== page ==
You’ve got quicker reflexes than I thought.

That didn’t seem quick, that seemed to take forever to buzz from my cheek to the headrest in front.

Are you sure he’s dead?

When I whacked him, his head propelled two seats forward, I’m pretty sure he’s dead. Even if he was a zombie wasp, he’d be dead.

Did that lady really tut at you because you killed the wasp?

I think so yes.  Numpty nugget.

 

 

 

 

 

Megan’s Room

Published January 15, 2015 by Naomi Rettig

Megan lay in the bed, covered with a thin off-white sheet and a blue scratchy blanket so threadbare it was almost a trade description offence to call it a blanket. It was quite cold and the flimsy hospital gown didn’t offer much warmth either. If she had a bit more meat on her bones she wouldn’t feel the cold as much but advancing years had dissolved the fat and muscle from her.
She pressed her buzzer by the side of the bed to ask a nurse for another blanket, they wouldn’t rush to her, she could hear them talking inanely at the end of the ward about a holiday last year or the year before. The pinging of the fluorescent light flickering above Megan’s bed was temporarily drowned out by the sound of the patient on her left, Mrs Brown, chewing sloppily open-mouthed on whatever inappropriate food her family had dropped off half an hour ago just as visiting time was ending. Mrs Brown was diabetic yet her family kept feeding her chocolates and sweets. Mrs Brown never talked, she just chewed loudly or expelled wind.
Megan’s right ear was not spared disturbance either as Miss Nash had been violently coughing throughout the night and had still not dislodged whatever it was that was causing aggravation, she was trying her best to though as the sound of spitting phlegm into an echoing pan had been intermingled with the hacking cough.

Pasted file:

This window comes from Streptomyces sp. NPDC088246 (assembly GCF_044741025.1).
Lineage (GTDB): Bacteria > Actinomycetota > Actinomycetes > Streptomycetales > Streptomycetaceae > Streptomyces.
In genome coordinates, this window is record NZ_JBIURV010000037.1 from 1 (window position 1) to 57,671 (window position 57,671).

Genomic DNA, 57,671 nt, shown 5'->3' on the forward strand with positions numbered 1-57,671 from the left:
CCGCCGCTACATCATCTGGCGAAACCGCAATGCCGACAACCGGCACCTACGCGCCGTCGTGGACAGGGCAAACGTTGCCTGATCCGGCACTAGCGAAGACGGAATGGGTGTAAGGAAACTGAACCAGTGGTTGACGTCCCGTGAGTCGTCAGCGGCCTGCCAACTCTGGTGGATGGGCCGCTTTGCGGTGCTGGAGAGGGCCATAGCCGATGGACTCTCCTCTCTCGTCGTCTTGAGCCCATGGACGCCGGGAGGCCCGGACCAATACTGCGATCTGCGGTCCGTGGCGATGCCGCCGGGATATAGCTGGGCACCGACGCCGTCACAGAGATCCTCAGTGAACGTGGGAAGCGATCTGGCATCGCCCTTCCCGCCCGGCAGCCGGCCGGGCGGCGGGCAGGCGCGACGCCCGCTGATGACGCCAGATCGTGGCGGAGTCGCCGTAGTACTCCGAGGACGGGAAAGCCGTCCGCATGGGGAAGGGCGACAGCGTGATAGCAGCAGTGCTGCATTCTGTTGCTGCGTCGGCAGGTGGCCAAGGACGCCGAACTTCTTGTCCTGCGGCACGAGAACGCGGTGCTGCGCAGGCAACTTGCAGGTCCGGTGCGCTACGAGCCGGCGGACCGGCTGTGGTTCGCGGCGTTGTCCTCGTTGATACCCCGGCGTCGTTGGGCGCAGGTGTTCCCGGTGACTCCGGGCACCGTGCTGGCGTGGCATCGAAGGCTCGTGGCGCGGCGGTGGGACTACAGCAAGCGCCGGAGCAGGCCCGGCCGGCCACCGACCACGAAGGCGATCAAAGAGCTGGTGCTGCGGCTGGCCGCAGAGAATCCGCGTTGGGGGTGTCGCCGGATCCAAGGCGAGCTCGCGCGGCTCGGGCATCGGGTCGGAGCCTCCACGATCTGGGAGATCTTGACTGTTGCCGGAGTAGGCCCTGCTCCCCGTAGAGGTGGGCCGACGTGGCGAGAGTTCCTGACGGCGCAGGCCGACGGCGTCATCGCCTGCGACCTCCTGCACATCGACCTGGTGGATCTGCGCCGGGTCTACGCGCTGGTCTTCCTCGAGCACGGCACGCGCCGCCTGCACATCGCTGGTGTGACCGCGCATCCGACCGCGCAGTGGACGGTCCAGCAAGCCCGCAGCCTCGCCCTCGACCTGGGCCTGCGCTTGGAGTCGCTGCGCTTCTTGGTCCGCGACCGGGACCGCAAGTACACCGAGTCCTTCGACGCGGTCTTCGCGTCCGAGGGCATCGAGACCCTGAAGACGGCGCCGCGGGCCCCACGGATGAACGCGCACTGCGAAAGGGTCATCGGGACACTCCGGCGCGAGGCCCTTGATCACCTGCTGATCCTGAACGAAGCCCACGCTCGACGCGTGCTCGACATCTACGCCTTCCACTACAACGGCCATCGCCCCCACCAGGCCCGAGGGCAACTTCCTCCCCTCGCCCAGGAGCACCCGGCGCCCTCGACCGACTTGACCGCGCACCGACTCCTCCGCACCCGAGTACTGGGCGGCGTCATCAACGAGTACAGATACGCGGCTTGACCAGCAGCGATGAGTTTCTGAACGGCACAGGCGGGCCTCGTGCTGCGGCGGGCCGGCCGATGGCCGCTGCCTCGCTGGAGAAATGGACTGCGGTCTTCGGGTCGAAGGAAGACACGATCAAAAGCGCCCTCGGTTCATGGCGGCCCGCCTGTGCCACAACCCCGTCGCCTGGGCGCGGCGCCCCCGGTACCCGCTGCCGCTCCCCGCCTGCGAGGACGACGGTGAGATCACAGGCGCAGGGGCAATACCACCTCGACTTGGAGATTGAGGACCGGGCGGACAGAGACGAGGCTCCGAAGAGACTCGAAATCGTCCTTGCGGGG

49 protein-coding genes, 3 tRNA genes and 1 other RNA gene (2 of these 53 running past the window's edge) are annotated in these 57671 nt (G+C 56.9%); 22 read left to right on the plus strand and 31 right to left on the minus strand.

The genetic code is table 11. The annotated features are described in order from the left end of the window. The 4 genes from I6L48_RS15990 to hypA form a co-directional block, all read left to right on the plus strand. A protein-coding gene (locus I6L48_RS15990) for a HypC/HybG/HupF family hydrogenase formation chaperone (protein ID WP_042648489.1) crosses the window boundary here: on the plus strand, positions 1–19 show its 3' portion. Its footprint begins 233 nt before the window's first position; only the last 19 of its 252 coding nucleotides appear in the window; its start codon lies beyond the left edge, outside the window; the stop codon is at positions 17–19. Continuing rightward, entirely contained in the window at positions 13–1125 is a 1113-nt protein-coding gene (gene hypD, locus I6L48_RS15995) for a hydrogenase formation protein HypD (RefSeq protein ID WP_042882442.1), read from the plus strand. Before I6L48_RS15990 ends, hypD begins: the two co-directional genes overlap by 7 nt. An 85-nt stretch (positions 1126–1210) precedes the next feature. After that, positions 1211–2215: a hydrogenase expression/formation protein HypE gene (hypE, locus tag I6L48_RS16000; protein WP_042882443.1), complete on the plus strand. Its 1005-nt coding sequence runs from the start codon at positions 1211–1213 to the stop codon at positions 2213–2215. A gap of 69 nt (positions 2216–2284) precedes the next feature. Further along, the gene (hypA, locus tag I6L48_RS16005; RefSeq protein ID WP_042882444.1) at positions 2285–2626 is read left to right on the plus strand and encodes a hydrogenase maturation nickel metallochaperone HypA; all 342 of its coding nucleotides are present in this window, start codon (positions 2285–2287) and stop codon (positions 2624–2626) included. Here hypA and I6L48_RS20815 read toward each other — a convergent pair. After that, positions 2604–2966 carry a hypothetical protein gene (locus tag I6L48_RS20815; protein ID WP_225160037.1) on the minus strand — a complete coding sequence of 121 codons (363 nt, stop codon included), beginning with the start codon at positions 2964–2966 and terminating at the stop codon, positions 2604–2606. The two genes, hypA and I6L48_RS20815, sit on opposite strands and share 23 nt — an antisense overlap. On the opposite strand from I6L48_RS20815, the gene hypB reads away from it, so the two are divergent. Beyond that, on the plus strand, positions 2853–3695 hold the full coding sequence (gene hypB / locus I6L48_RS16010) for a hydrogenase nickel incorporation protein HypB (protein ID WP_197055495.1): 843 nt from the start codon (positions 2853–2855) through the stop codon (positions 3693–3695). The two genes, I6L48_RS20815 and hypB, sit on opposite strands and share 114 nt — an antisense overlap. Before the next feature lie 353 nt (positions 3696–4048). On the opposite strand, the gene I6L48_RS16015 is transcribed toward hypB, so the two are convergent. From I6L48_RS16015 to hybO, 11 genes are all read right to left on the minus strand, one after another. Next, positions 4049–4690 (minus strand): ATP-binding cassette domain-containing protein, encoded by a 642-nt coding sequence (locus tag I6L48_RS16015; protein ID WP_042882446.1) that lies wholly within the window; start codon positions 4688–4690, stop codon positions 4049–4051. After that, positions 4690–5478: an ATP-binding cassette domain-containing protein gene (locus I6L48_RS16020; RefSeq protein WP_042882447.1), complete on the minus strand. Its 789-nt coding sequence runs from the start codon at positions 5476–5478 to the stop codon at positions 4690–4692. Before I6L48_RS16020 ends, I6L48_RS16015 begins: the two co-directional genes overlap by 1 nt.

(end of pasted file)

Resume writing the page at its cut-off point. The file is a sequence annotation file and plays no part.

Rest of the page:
Megan closed her eyes, tired of staring at the nurses’ station, where they had now turned her buzzer back to ‘off’ but were still debating Ibiza or Magaluf. Over the generic hospital smell, which reminded Megan of the fluid in her departed husband’s insulin injections, there was a pungent stench of disinfectant still lingering from an incident of vomiting from a lady opposite whose name Megan didn’t know. She’d only been brought in a few hours ago, a replacement for the lady who died in the night, Megan didn’t know her name either but she’d been lying there a few hours between discovery and removal, maybe the disinfectant was masking the odour of death as well as the vomit.
Clacking footsteps increasing in volume towards Megan’s bed made her open her eyes in time to see a nurse stopping at the end of her bed.
“What is it?” said the nurse, “What did you press for?”
“I’m getting a bit chilly love” said Megan, “Could I have another blanket please?”
“Do you really need one? Everyone else will want one if I get you one.” Said the nurse.
“Oh” said Megan glancing at Mrs Brown and Miss Nash, both looking blankly at her, “I’ll be ok then.”
The nurse plodded back down the ward without saying anymore. Megan stared at the cold metal bar at the side of her bed, left permanently up as she could not get out of her bed unaided, and tried to remember how many days her son had said she would be in there for.

Guillermo Brown

Published January 15, 2015 by Naomi Rettig

The church clock strikes eight, so those villagers who are awake know without checking that it is six. A cock crows. A body lies across the doorstep of the church, a line of crumb-carrying ants marches across the fedora covering its face. There is a serene, momentary quiet after the chimes cease before the silence is cracked by a baby crying.
Guillermo was always awake at six, his mother believed he heard the eight strikes of the clock and thinking it was eight he would exercise his small lungs as a fanfare to herald in the new day. She wished they would fix the church clock so she could gain two extra precious hours of sleep. Sleep was in scarce supply for Mrs Brown. Throughout the nights she was either restlessly stirring to check on baby Guillermo’s grizzling and persuading him to fall back asleep or listening to sounds outside of the window screen as indicators to her husband’s return.
Guillermo’s father Benito often stayed out all night, sleeping on the street after too much tequila rendered him unable to fulfill the final few footsteps home. Sometimes he wouldn’t even make it out of the bar before falling into a deep deathlike slumber. Very often he was found slumped on the steps of the church, a sinner seeking sanctuary or salvation, or both.